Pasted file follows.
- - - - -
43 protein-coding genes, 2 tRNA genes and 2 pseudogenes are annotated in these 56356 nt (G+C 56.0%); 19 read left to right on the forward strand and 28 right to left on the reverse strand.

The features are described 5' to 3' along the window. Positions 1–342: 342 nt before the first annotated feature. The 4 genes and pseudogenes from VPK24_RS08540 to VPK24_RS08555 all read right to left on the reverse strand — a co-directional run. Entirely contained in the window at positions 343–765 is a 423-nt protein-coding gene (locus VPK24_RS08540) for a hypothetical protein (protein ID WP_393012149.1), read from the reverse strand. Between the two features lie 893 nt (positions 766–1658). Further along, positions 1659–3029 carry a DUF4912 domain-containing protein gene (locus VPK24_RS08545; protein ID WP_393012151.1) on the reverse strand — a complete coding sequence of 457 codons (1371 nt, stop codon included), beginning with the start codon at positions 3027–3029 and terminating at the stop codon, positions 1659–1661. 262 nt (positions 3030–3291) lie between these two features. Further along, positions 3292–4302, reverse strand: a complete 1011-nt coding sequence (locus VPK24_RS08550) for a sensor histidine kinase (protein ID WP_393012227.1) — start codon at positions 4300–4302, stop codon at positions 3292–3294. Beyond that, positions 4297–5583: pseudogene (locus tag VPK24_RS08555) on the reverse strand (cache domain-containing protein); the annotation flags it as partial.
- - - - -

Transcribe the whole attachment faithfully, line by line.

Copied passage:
43 protein-coding genes, 2 tRNA genes and 2 pseudogenes are annotated in these 56356 nt (G+C 56.0%); 19 read left to right on the forward strand and 28 right to left on the reverse strand.

The features are described 5' to 3' along the window. Positions 1–342: 342 nt before the first annotated feature. The 4 genes and pseudogenes from VPK24_RS08540 to VPK24_RS08555 all read right to left on the reverse strand — a co-directional run. Entirely contained in the window at positions 343–765 is a 423-nt protein-coding gene (locus VPK24_RS08540) for a hypothetical protein (protein ID WP_393012149.1), read from the reverse strand. Between the two features lie 893 nt (positions 766–1658). Further along, positions 1659–3029 carry a DUF4912 domain-containing protein gene (locus VPK24_RS08545; protein ID WP_393012151.1) on the reverse strand — a complete coding sequence of 457 codons (1371 nt, stop codon included), beginning with the start codon at positions 3027–3029 and terminating at the stop codon, positions 1659–1661. 262 nt (positions 3030–3291) lie between these two features. Further along, positions 3292–4302, reverse strand: a complete 1011-nt coding sequence (locus VPK24_RS08550) for a sensor histidine kinase (protein ID WP_393012227.1) — start codon at positions 4300–4302, stop codon at positions 3292–3294. Beyond that, positions 4297–5583: pseudogene (locus tag VPK24_RS08555) on the reverse strand (cache domain-containing protein); the annotation flags it as partial.